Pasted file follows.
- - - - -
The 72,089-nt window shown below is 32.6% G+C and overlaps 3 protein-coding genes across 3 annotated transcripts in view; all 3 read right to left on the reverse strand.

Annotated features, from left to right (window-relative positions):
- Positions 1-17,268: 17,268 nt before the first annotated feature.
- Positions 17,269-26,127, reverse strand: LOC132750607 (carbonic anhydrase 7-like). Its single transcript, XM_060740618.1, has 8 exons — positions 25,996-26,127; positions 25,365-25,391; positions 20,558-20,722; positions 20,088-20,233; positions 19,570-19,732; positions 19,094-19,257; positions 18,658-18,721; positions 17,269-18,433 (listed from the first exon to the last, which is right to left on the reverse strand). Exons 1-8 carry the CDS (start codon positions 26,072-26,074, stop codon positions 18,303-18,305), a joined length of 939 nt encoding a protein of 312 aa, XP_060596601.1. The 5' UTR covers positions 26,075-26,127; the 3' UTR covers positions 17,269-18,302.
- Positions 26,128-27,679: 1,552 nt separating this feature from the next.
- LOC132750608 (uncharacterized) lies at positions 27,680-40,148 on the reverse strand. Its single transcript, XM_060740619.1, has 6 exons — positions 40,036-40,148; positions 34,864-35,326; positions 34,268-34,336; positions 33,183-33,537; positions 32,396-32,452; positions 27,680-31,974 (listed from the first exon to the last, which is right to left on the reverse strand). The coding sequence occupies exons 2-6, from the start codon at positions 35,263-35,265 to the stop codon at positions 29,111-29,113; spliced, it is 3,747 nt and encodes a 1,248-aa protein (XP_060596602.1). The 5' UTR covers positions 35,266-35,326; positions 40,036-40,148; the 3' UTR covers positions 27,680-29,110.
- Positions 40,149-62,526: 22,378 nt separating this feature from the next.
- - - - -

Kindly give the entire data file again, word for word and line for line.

The 72,089-nt window shown below is 32.6% G+C and overlaps 3 protein-coding genes across 3 annotated transcripts in view; all 3 read right to left on the reverse strand.

Annotated features, from left to right (window-relative positions):
- Positions 1-17,268: 17,268 nt before the first annotated feature.
- Positions 17,269-26,127, reverse strand: LOC132750607 (carbonic anhydrase 7-like). Its single transcript, XM_060740618.1, has 8 exons — positions 25,996-26,127; positions 25,365-25,391; positions 20,558-20,722; positions 20,088-20,233; positions 19,570-19,732; positions 19,094-19,257; positions 18,658-18,721; positions 17,269-18,433 (listed from the first exon to the last, which is right to left on the reverse strand). Exons 1-8 carry the CDS (start codon positions 26,072-26,074, stop codon positions 18,303-18,305), a joined length of 939 nt encoding a protein of 312 aa, XP_060596601.1. The 5' UTR covers positions 26,075-26,127; the 3' UTR covers positions 17,269-18,302.
- Positions 26,128-27,679: 1,552 nt separating this feature from the next.
- LOC132750608 (uncharacterized) lies at positions 27,680-40,148 on the reverse strand. Its single transcript, XM_060740619.1, has 6 exons — positions 40,036-40,148; positions 34,864-35,326; positions 34,268-34,336; positions 33,183-33,537; positions 32,396-32,452; positions 27,680-31,974 (listed from the first exon to the last, which is right to left on the reverse strand). The coding sequence occupies exons 2-6, from the start codon at positions 35,263-35,265 to the stop codon at positions 29,111-29,113; spliced, it is 3,747 nt and encodes a 1,248-aa protein (XP_060596602.1). The 5' UTR covers positions 35,266-35,326; positions 40,036-40,148; the 3' UTR covers positions 27,680-29,110.
- Positions 40,149-62,526: 22,378 nt separating this feature from the next.